Executives and their employees don’t see eye-to-eye when it comes to work technology, says a new report. But is the cause simpler than it seems?
Ninety per cent of C-suite executives believe their companies pay attention to people’s needs when introducing new technology but only 53 per cent of their staff agree, says a new PwC report. The findings come from a survey of 12,000 people from all over the world (not including Australia) and tried to capture multiple generations, roles and industries.
When it comes to workplace tech, it’s not just new technology where employees and leaders don’t line up. Ninety-two per cent of C-suite execs say they’re satisfied with the technology experience their company currently provides but only 68 percent of staff agree.
The report suggests this has to do with a lack of understanding on leadership’s part about the people that work for them. It says that more choice in their technology (from selecting which devices they use, to being able to choose voice over text) and more input in the initial selection of technology are their primary desires.
But perhaps the statistics can be partially explained by the sunk cost fallacy. If you’ve never heard of the concept, it’s essentially about human loss aversion. We’re loathe to part with what we own. In vain we will “sink” more value into it, rather than ditching it for something new. A commonly cited example of the behaviour is going to a concert you’ve bought tickets to, even if it’s the last thing you actually feel like doing. Your fear of wasting the value you’ve spent outweighs what would make you happier.
Referring to the report’s findings on current workplace technology, leaders could be experiencing the sunk cost fallacy. They have invested considerable resources into their platform, and are both financially and emotionally wedded to the current situation, so of course they will tell a survey they’re happy.
What the sunk cost fallacy doesn’t explain is why, when it comes to new technology, executives feel they’re paying attention to their people’s needs when almost half their staff disagree. Research from Gartner, presented by VP, team manager Clare Moncrieff at the ReimagineHR conference earlier this year, possibly provides an answer.
Gartner found that only 27 per cent of companies have a single strategy for digitalisation, meaning 73 per cent have a more piecemeal approach. The problem with this is that doing things piecemeal increases the amount of factors you might miss (see infographic below).
Gartner also found that 67 per cent of the questions business leaders ask about digitalization relate to digital technologies. In other words, they mostly think about products. This means they are missing everything else involved in a people-first digitalisation strategy.
A lot of the questions executives should be asking can be asked by HR, particularly when it comes to issues around skills, competencies and mindset. This becomes clear when you factor in the PwC finding that only half of staff and 64 per cent of managers are satisfied with the resources they have at their disposal to learn how to use new technology.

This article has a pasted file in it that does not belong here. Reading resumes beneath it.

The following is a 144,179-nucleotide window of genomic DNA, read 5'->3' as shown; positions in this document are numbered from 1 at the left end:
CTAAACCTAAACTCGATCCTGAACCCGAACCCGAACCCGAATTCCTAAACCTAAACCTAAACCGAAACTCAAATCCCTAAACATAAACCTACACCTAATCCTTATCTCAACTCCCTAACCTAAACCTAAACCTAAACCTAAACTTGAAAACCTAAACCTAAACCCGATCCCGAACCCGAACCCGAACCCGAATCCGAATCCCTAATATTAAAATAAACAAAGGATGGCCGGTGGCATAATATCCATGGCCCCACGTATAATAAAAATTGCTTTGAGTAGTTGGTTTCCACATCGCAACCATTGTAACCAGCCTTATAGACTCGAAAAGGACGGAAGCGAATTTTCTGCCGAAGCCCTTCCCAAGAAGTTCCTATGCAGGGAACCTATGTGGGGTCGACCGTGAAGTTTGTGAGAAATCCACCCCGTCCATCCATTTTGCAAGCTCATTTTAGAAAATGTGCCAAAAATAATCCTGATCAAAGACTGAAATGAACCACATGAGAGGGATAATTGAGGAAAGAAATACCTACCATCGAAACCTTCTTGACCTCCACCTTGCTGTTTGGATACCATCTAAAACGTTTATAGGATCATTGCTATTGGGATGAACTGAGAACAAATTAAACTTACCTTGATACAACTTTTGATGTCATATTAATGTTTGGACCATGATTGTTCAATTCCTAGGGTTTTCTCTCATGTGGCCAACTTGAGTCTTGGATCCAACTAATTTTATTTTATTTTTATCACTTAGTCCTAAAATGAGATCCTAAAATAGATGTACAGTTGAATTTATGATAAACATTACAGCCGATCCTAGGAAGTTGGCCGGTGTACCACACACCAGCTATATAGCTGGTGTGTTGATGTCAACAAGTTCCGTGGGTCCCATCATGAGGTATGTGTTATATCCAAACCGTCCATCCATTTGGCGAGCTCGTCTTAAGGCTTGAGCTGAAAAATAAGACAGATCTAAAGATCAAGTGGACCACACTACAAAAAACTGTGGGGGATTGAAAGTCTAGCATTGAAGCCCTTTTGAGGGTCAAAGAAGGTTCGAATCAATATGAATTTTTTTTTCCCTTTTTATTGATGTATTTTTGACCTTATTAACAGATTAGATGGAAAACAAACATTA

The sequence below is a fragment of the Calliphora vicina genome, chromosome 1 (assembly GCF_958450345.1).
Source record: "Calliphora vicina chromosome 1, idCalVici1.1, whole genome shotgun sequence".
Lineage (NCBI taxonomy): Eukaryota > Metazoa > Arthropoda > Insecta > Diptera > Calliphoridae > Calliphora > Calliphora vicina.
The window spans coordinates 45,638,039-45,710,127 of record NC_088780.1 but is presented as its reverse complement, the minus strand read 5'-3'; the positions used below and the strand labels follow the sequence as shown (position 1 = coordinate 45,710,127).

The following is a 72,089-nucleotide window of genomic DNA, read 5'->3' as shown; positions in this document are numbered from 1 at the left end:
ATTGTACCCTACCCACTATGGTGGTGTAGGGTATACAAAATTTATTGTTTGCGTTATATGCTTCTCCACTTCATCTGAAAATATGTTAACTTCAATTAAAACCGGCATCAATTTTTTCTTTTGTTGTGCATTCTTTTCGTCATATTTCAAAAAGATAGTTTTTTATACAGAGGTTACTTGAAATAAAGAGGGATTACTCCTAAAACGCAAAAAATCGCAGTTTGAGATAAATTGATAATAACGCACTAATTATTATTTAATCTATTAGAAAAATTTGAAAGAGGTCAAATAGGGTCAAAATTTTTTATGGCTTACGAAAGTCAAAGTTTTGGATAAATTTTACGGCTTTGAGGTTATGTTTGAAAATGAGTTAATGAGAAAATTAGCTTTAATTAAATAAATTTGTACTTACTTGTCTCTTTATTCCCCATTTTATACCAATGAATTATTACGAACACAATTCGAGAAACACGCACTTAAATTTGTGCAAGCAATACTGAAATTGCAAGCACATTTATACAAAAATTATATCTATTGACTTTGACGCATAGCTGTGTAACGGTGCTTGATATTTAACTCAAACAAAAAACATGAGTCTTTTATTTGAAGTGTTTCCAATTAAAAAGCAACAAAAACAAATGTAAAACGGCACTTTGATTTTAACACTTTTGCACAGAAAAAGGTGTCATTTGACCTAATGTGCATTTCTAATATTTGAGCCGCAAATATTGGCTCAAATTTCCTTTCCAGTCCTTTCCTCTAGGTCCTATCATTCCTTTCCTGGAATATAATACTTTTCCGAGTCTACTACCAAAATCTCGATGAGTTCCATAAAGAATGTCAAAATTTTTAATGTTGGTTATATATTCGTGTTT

HR’s role in digitalisation
It’s always interesting when research firms reach the same conclusion. Both Gartner and PwC recommend that bringing staff along with any technology change is crucial. Gartner has the following ideas to make that happen.
- An overriding question HR should ask is when personalisation should come from people, and when it should come from computers. Would people prefer to ask a machine about their annual leave, but talk to a human when it comes to workplace complaints?
- One issue is a right to privacy. Obviously HR analytics are important but many people fear that if you track them, you will discover some employees can be made redundant. Gartner says that 41 per cent of employees don’t trust their employer to not use their own data against them. So they advise leaders to stop asking for data from staff, and start rewarding them for providing it – possibly even offering to purchase it.
- Similar to the privacy issue are employee concerns that they might “innovate themselves out of a job”. If staff do what you want and help the organisation with technological changes, will they so successfully streamline processes that you find you need fewer staff members?
- The question becomes how do you encourage employees to identify ways to automate their own work. One possibility: in February 2017, British insurance company Aviva asked their workforce of 16,000 “could a robot do your job?” They let employees know that anyone who answered “yes” would be retrained for a different role.
PwC suggest the following:
- Change people’s mindsets around what upskilling means. It shouldn’t be training in the typical coursework sense, but instead focus on lifelong learning.
- Take into account the overall work experience – new technologies will not change what motivates your employees.
- Don’t just use data analytics, a more personal approach is required to find out what people’s jobs are actually like.
Finally, both Gartner and PwC think it’s crucial to expand the number of people who have a say over technology changes. They suggest bringing in staff from all relevant departments, at all levels of seniority, and then seeking out your most firm critics and learning about their objections.
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